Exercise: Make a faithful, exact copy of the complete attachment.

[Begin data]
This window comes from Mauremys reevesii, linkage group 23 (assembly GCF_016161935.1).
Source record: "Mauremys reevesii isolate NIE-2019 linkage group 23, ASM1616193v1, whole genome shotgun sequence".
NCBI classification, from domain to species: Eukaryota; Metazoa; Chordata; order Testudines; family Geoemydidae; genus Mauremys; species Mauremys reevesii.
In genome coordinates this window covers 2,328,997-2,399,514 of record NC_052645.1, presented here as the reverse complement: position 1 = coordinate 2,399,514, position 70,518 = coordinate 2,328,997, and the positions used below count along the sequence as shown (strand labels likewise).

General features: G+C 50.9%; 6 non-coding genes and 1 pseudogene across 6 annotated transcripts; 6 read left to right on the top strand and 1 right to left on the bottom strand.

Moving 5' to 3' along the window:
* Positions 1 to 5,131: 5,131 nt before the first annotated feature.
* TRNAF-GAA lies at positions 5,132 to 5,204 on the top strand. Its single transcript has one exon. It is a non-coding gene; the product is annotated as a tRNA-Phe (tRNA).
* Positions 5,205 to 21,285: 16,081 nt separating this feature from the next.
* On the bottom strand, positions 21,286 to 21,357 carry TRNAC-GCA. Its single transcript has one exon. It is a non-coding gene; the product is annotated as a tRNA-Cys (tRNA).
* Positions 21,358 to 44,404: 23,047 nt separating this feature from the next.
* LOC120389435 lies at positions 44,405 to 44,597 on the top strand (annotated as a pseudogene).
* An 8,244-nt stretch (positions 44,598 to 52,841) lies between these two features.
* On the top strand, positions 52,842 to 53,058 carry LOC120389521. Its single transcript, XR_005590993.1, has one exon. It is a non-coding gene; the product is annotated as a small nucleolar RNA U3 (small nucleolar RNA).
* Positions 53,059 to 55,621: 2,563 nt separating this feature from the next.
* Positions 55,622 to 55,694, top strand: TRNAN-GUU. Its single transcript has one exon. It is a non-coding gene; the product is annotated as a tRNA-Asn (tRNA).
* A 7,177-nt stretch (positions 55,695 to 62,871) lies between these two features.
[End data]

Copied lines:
This window comes from Mauremys reevesii, linkage group 23 (assembly GCF_016161935.1).
Source record: "Mauremys reevesii isolate NIE-2019 linkage group 23, ASM1616193v1, whole genome shotgun sequence".
NCBI classification, from domain to species: Eukaryota; Metazoa; Chordata; order Testudines; family Geoemydidae; genus Mauremys; species Mauremys reevesii.
In genome coordinates this window covers 2,328,997-2,399,514 of record NC_052645.1, presented here as the reverse complement: position 1 = coordinate 2,399,514, position 70,518 = coordinate 2,328,997, and the positions used below count along the sequence as shown (strand labels likewise).

General features: G+C 50.9%; 6 non-coding genes and 1 pseudogene across 6 annotated transcripts; 6 read left to right on the top strand and 1 right to left on the bottom strand.

Moving 5' to 3' along the window:
* Positions 1 to 5,131: 5,131 nt before the first annotated feature.
* TRNAF-GAA lies at positions 5,132 to 5,204 on the top strand. Its single transcript has one exon. It is a non-coding gene; the product is annotated as a tRNA-Phe (tRNA).
* Positions 5,205 to 21,285: 16,081 nt separating this feature from the next.
* On the bottom strand, positions 21,286 to 21,357 carry TRNAC-GCA. Its single transcript has one exon. It is a non-coding gene; the product is annotated as a tRNA-Cys (tRNA).
* Positions 21,358 to 44,404: 23,047 nt separating this feature from the next.
* LOC120389435 lies at positions 44,405 to 44,597 on the top strand (annotated as a pseudogene).
* An 8,244-nt stretch (positions 44,598 to 52,841) lies between these two features.
* On the top strand, positions 52,842 to 53,058 carry LOC120389521. Its single transcript, XR_005590993.1, has one exon. It is a non-coding gene; the product is annotated as a small nucleolar RNA U3 (small nucleolar RNA).
* Positions 53,059 to 55,621: 2,563 nt separating this feature from the next.
* Positions 55,622 to 55,694, top strand: TRNAN-GUU. Its single transcript has one exon. It is a non-coding gene; the product is annotated as a tRNA-Asn (tRNA).
* A 7,177-nt stretch (positions 55,695 to 62,871) lies between these two features.